“They’re just the same as being sober,” he said. “That tiny bit allows you to get up and leave and be active. If you try to take more, there’s a ceiling effect. You’re not going to get high. You throw up.”
The alternative to using the drugs as treatment while in recovery from opioid use disorder is to withdraw without them. People using the “detox” model have been shown to be more likely to relapse and overdose on opioids, compared to those recovering with the help of medication.
When clinicians are denied the drugs as part of their care, “we’re putting them at risk for relapse and death,” said Dr. Josiah Rich, professor of medicine and epidemiology at the Warren Alpert Medical School of Brown University. “If somebody needs help, why would you not give them the most effective treatments?”
Dr. Herbert Rakatansky, chairman of the Rhode Island program for doctors, said the state must prioritize patient safety. It generally does not put doctors on medication-assisted treatment, though exceptions have been made. Since doctors are seeing their own patients, the program can’t afford any accidents, he said. Most don’t need the extra help, anyway, he added. Doctors in Rhode Island are highly motivated to push through and recover without the drugs, he said, because it’s what they must do to keep their licenses to practice medicine.
Grinspoon said the perception of doctors as superior to other patients in stamina, or ability to recover without medication, is part of the problem. “Doctors are people, too. We get divorced, we get depressed, we have the same problems as everybody else,” he said.
An article published in the New England Journal of Medicine in August has resurfaced the discussion. In the piece, Leo Beletsky, a professor of law and health sciences at Northeastern University, Dr. Sarah Wakeman, and Dr. Kevin Fiscella argued against the abstinence-based policies of some state groups.
There’s no strong evidence that receiving medication to treat opioid addiction affects clinicians’ performance, they said, citing a review by experts at the Department of Defense.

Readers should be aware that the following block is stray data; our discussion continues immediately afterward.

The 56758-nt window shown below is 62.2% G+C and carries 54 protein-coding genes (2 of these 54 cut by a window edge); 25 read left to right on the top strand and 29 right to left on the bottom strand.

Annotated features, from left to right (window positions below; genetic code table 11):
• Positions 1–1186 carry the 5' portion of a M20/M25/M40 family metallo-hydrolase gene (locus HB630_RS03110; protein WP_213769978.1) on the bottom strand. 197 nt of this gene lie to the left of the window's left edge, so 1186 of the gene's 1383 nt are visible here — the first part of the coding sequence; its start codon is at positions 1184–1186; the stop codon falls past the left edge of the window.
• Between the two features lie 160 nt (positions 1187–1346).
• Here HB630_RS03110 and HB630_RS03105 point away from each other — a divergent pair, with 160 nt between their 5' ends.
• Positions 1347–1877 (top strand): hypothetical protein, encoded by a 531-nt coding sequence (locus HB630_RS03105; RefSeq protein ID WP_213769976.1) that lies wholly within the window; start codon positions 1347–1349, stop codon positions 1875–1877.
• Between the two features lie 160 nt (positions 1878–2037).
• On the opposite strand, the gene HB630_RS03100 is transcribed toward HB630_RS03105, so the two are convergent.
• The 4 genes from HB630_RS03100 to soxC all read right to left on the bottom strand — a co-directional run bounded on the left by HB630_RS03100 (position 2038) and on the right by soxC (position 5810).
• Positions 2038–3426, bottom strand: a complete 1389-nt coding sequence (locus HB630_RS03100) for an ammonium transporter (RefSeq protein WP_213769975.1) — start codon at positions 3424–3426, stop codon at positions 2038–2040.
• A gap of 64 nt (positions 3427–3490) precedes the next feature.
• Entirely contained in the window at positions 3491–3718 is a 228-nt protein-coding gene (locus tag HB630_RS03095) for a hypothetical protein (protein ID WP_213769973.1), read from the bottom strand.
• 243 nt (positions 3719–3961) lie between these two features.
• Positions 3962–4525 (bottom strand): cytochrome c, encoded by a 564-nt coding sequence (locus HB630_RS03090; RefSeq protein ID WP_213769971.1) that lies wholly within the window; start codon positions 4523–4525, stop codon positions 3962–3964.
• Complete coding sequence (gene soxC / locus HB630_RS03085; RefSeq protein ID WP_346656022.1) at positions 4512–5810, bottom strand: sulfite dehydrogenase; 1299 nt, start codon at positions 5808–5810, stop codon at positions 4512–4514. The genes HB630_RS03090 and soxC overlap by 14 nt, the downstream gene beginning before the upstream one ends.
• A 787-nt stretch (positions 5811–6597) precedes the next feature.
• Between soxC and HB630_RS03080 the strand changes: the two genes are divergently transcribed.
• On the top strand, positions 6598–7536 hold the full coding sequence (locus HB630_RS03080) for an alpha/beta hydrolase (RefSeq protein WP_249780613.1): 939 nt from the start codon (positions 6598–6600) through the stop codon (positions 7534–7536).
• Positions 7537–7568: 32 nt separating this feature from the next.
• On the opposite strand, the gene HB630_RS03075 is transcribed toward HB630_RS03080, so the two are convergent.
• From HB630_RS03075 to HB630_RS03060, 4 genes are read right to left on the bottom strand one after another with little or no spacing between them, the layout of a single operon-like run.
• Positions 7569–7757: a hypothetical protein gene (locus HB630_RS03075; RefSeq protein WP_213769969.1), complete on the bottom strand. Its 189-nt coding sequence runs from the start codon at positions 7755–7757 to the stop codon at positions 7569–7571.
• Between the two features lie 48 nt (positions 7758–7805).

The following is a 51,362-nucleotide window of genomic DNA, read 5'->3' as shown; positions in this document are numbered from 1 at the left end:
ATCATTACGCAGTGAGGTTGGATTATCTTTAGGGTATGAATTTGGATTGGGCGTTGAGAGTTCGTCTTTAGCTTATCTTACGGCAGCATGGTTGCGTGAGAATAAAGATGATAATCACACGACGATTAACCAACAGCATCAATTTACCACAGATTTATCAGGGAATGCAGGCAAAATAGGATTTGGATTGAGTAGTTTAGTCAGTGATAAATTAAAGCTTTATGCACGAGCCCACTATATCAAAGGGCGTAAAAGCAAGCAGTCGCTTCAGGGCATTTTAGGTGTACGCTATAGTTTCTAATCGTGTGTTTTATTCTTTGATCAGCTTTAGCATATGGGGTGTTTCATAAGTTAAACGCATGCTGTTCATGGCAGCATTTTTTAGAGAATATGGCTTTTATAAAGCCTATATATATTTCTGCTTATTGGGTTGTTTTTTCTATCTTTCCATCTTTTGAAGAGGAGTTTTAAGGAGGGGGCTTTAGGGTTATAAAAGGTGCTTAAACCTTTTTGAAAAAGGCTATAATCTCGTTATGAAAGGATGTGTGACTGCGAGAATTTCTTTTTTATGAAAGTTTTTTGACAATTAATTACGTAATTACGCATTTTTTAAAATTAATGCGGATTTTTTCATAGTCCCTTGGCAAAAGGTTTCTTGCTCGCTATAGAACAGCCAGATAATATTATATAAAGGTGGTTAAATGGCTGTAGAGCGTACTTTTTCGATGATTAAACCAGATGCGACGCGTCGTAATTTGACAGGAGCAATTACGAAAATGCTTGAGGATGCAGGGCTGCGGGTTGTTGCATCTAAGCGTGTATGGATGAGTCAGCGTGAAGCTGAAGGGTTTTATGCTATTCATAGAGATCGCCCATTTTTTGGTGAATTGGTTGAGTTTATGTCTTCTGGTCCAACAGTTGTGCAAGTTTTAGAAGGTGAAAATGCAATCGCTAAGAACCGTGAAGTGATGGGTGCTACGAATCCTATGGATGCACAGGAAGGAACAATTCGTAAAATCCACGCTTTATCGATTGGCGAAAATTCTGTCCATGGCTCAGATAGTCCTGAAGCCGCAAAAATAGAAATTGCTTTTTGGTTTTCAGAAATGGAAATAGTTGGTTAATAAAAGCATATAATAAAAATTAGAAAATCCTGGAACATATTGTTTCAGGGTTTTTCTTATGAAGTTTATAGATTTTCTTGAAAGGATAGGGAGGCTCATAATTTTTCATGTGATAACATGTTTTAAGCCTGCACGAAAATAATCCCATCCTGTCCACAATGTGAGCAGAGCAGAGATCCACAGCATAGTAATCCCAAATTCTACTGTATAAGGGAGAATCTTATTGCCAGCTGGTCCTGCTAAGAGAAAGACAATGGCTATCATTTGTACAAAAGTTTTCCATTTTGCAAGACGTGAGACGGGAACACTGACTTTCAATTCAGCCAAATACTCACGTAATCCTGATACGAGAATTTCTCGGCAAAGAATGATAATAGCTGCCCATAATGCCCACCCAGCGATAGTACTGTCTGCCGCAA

“Clinicians being treated for depression, anxiety, heart disease, and other common issues are routinely prescribed medications that may affect cognition and mood, but they don’t face restrictive policies,” the authors noted.
Groups that restrict doctors from using the treatment may also be breaking the law, they suggested. Banning doctors from accessing medication that “sharply reduces the risks of relapse, overdose, and death” could be a violation of the Americans with Disabilities Act, which protects people with physical limitations against discrimination.
The New England Journal of Medicine recently published responses from physicians who disagreed with the original commentary.
Dr. Jon Lepley, a member of the Pennsylvania Physicians’ Health Program Advisory Committee, accused the authors of being “permissive” in the face of uncertain research.
Dr. Chris Bundy, who directs the national federation of all the state monitoring programs, called the piece “misinformation.” The so-called ban on medication did not exist, he said, because the groups did prescribe medications, albeit prudently.
A doctor from Maryland argued that Beletsky and his colleagues had overlooked the fact that the state-run programs had remarkably positive long-term outcomes, even without the use of medication. He insisted that if using the medical treatment were to be allowed, the outcomes should be studied and reported.
In Rhode Island, that kind of research has been happening informally. Spurred by a shortage of providers, the program that monitors nurses with the disorder started allowing them to take buprenorphine 10 years ago, Sviokla said. About 95 percent left the program without relapsing once, he recalled.
The success rate for physicians in the same state, who are typically not allowed on the medication long-term, seems to be lower. Rakatansky said the rate for doctors mirrored the national average of 70 to 90 percent.
“It’s hard to be more successful” than that, he said.
Chiara Eisner can be reached at firstname.lastname@example.org.